Wednesday, May 31, 2017

The Art of War - Book Review


Only 13 chapters each roughly between 2-4 pages, but the density of wisdom packed in each line is phenomenal. Sun Tzu would have been the undisputable grandmaster in Chess for ages, because of his extreme farsightedness, only what he dealt was not pieces on the board but real men and women in flesh and blood. No wonder these strategies were used by some of the great personalities and successful leaders like Napoleon Bonaparte to the founders of Oracle and Salesforce. The knowledge here is that War should not be seen as a means to victory or annexure, but something that is to be taken as the very last resort.

The following are my three favorite quotes from the book.

"Solving large, difficult problems may earn you a reputation for skillful negotiation, but Sun Tzu asserts that this supposed achievement is actually a form of failure, and having true wisdom means preventing difficult problems from arising in the first place."

"Sun Tzu also believed that bravery and greatness involve shunning what other people think of you, both praise and criticism and doing what you believe is the right thing."

"Those angry will be happy again, and those wrathful will be cheerful again, but a destroyed nation cannot exist again, the dead cannot be brought back to life."

Thursday, May 18, 2017

The 50th law - Book Review

A Satisfying read

Being a great fan of fictional stories involving meticulous strategy and action, going through historical masterpieces makes them even better to read. Curtis Jackson's early life (50 Cent) was one such story. His life resembled more of HBO's famous series "The Wire" - hustling in the streets, real and violent gangsta lifestyle. Having lost his parents so early due to violence and being completely isolated, he had defied all the odds and obstacles that were thrown at him.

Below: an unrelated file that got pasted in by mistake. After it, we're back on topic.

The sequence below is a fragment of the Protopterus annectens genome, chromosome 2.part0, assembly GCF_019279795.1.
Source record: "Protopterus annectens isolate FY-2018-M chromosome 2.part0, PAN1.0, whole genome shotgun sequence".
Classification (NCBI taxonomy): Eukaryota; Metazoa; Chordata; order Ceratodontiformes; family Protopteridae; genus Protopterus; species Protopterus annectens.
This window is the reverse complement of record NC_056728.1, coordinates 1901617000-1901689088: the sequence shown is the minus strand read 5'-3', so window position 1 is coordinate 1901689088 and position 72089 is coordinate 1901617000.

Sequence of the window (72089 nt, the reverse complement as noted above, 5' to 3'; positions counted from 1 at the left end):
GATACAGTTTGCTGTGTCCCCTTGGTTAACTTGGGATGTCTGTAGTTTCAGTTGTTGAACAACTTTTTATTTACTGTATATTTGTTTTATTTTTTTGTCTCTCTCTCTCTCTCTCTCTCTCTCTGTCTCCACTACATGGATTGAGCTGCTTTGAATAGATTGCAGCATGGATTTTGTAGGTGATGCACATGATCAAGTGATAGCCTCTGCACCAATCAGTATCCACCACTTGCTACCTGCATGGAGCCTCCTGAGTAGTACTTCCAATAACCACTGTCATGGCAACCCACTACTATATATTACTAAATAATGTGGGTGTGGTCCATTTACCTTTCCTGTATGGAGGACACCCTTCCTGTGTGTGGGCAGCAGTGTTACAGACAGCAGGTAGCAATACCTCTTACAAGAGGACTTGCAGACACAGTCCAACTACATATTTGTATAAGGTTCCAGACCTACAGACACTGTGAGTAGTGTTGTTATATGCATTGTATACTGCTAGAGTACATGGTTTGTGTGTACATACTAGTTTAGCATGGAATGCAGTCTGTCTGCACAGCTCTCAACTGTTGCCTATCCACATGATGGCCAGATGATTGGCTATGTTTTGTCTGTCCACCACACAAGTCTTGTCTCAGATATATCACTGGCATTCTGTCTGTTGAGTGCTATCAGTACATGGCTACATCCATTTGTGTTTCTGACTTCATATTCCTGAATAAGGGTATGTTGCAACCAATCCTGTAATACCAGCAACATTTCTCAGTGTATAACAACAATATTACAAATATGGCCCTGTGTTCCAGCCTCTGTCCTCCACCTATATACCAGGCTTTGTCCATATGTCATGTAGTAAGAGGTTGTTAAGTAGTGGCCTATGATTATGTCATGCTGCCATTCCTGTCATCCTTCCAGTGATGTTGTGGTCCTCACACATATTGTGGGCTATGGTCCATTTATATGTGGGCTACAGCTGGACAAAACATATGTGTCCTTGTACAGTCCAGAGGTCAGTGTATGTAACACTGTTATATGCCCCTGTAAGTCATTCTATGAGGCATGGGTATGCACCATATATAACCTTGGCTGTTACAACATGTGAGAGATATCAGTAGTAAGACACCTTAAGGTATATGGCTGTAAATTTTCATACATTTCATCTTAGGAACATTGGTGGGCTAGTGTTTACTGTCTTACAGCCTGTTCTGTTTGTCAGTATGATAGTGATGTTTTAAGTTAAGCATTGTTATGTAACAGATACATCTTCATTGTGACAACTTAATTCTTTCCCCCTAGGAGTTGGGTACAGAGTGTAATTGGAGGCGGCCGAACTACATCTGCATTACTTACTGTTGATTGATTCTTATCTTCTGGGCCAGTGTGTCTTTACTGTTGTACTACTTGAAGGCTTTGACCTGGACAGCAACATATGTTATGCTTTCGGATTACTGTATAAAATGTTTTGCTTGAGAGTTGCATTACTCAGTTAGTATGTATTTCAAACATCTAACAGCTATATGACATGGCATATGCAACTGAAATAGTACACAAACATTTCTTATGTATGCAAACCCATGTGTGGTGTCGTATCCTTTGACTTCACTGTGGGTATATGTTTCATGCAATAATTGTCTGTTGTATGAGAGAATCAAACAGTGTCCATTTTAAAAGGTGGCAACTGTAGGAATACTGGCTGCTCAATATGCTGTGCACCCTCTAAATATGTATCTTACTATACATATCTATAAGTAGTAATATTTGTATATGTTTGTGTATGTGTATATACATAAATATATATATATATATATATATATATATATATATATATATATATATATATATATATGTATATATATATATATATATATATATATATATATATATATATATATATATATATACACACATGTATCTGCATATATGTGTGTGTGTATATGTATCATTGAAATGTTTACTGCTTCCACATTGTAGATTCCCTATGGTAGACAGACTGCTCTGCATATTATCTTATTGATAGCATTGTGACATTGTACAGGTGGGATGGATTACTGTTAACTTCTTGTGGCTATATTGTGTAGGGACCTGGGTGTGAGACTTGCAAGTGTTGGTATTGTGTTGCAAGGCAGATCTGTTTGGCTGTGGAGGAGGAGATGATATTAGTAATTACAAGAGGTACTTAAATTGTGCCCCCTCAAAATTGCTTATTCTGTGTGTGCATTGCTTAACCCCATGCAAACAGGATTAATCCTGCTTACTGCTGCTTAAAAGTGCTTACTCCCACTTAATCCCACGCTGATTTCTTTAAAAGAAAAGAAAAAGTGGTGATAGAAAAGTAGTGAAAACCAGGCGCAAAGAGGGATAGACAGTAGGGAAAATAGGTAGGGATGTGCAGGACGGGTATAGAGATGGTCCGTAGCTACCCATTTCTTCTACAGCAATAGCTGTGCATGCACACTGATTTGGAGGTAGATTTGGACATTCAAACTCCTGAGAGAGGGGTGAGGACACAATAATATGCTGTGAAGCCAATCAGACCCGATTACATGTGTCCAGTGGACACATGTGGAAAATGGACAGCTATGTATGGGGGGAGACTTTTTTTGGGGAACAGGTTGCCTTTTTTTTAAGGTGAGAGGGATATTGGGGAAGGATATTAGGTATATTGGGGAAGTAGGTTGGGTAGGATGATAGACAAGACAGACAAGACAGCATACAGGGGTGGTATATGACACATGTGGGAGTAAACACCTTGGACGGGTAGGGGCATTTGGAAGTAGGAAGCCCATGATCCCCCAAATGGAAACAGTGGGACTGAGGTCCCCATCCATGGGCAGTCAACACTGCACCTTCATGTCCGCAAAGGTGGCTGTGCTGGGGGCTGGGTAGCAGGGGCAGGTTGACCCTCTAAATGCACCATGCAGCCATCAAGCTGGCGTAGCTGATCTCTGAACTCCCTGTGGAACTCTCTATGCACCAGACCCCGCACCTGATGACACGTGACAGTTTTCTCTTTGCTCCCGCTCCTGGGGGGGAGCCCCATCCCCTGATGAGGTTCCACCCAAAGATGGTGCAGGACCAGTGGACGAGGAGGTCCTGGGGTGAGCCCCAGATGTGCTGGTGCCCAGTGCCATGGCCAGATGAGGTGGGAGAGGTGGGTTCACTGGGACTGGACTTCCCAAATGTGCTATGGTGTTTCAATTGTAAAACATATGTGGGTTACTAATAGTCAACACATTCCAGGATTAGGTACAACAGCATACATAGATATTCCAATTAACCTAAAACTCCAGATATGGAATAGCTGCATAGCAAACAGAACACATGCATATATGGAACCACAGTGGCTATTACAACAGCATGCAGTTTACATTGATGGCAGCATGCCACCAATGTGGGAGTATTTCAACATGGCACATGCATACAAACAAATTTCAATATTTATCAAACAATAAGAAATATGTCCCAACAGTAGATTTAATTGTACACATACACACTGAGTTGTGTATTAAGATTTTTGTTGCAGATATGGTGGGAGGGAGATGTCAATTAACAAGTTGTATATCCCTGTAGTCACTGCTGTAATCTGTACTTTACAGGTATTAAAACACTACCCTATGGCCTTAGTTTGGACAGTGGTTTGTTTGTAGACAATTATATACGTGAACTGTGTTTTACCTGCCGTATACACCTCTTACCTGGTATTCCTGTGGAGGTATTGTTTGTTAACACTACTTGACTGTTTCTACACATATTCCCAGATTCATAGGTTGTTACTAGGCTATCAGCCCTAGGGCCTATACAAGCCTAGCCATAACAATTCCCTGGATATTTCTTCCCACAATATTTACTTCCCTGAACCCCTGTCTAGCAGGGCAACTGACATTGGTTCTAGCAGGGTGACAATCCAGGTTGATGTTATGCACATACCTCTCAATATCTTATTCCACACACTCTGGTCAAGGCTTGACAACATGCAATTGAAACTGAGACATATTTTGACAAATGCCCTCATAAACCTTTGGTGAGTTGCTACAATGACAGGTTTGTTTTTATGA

Greene's obsession with analyzing and dissecting 50's story with historical references is what makes this a fascinating read. This is the third such book I'm reading from the same author and I will definitely finish off his other two as well. As for this one, I don't think everyone may like it because of the brutal facts presented and harsh realities, but I for one definitely loved it!


Sunday, May 14, 2017

Swami Vivekananda on Himself - Book Review

An inspirational life!

Well, I have read the books on Yoga written by Vivekananda, the books he has written on meditation techniques, his lectures on the Bhagavad Gita, even the hardships about his master which was kind of depressing to see the pains he had to go through.